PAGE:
Mbeki, Indian PM retrace steps of history

Indian prime minister Manmohan Singh and South African President Thabo Mbeki unveiled a plaque at Durban’s Resistance Park on Sunday.

Well known anti-apartheid activist Fatima Meer also spoke in Resistance Park, so named because of a “non-white” gathering held at the park in 1946 in protest against race laws.

The two men then proceeded to Ohlanga High School where they visited the grave of Dr John Dube, founding president of the African National Congress.

They then went to the Phoenix settlement established by Mahatma Ghandi in 1994.

Speaking at the settlement, Minister of Arts and Culture Pallo Jordan said it was important to take note of India’s role in highlighting the racial discrimination that took place in South Africa.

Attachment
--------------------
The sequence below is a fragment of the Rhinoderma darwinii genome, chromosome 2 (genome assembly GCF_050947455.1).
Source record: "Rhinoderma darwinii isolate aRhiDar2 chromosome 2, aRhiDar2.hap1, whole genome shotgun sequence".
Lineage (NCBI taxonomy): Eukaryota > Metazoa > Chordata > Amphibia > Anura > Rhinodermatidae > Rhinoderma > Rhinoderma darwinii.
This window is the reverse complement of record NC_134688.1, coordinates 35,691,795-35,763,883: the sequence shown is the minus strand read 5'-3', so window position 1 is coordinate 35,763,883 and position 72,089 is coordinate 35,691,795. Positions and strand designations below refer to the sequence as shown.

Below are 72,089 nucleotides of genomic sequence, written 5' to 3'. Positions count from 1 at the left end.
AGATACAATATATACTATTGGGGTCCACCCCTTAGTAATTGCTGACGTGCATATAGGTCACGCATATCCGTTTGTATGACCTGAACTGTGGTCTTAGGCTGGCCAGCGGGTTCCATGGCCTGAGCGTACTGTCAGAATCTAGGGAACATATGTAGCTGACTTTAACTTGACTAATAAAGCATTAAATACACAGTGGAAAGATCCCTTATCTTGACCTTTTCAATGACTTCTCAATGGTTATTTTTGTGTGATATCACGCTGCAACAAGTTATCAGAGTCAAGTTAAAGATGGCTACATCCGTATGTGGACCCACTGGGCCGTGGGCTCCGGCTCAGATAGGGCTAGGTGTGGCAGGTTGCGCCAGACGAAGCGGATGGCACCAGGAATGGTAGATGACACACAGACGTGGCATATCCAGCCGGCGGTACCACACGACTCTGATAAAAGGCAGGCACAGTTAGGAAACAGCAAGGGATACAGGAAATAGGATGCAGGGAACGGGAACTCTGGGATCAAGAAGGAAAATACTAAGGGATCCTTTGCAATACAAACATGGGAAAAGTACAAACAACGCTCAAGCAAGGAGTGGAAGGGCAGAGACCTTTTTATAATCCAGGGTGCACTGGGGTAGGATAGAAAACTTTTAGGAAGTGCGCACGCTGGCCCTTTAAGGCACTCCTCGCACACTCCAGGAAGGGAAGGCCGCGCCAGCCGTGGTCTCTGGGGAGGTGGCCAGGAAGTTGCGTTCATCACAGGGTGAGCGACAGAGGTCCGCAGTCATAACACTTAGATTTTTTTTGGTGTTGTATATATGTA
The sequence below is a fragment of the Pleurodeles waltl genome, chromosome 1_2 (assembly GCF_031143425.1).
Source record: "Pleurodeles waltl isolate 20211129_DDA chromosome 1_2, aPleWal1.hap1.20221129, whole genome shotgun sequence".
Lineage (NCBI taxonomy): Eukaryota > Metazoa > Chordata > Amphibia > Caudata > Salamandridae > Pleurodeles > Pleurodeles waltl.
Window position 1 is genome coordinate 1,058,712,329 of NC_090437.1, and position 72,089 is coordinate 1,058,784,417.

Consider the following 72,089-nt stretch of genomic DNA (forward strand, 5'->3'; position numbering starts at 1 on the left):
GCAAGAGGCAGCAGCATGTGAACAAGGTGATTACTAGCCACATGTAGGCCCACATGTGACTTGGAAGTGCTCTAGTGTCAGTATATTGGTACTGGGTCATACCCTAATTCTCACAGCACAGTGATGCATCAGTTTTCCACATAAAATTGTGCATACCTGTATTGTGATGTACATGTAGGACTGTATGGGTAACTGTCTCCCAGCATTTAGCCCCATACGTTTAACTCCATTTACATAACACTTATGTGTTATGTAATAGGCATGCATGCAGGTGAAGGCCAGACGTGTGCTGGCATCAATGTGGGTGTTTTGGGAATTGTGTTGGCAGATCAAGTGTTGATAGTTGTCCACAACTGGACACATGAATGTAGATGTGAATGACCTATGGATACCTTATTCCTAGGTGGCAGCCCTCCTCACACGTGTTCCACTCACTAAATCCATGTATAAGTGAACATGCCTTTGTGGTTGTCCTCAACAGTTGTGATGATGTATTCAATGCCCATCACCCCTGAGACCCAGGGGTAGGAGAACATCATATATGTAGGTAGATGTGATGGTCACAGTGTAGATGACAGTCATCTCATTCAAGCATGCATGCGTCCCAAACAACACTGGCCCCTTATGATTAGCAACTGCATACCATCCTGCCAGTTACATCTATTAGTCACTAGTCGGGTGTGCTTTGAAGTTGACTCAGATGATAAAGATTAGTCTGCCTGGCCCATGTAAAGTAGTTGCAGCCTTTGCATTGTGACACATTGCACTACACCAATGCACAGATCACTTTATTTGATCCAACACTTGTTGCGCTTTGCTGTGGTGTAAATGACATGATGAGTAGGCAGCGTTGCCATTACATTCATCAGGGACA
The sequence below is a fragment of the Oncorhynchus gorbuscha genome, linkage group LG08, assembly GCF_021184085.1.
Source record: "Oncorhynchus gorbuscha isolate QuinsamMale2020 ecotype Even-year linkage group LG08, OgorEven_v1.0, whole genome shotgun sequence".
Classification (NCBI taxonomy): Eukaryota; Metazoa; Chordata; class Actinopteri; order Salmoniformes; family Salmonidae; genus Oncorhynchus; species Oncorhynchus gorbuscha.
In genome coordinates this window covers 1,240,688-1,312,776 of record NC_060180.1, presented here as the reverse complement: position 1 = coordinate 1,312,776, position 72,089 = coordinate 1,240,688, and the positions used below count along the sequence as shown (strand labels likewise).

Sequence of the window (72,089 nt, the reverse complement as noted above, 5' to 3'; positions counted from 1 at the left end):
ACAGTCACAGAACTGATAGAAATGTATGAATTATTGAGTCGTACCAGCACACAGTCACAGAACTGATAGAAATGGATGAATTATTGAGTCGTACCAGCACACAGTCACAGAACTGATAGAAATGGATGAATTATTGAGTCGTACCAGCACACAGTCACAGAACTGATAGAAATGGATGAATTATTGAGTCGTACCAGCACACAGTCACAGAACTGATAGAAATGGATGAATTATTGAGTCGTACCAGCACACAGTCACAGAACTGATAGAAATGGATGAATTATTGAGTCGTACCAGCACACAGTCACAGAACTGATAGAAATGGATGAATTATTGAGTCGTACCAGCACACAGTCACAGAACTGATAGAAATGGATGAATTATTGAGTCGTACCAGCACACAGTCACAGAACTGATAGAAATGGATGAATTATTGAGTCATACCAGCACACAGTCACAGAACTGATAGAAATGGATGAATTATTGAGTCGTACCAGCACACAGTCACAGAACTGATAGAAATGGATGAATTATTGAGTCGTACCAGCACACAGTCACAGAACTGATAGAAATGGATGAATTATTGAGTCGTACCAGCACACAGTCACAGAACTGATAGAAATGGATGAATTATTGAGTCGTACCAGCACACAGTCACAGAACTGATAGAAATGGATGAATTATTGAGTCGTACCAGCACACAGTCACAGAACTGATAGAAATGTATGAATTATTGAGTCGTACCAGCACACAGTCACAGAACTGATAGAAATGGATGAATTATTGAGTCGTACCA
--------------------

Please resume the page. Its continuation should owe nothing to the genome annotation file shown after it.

India was the first country to implement sanctions against South Africa over apartheid.

“This settlement is abiding symbol of the unity between South Africa and India, said Jordan.

The minister said he hoped to “strengthen the bonds of unity and friendship between South Africa and India”.

He said: “The best tribute South Africa and India could make to Mahatma Ghandi would be to help establish a world order free of war, want and exploitation.”

Mbeki also acknowledged India ‘s role in the fight against apartheid.

He said, “I do not know of two countries that share a leader [Ghandi] and hero like we do”.

Later in the afternoon the two leaders were expected to attend celebrations at Durban’s Kingsmead Cricket Stadium to commemorate the 100th anniversary of Satyagraha (non-violent resistance).—Sapa

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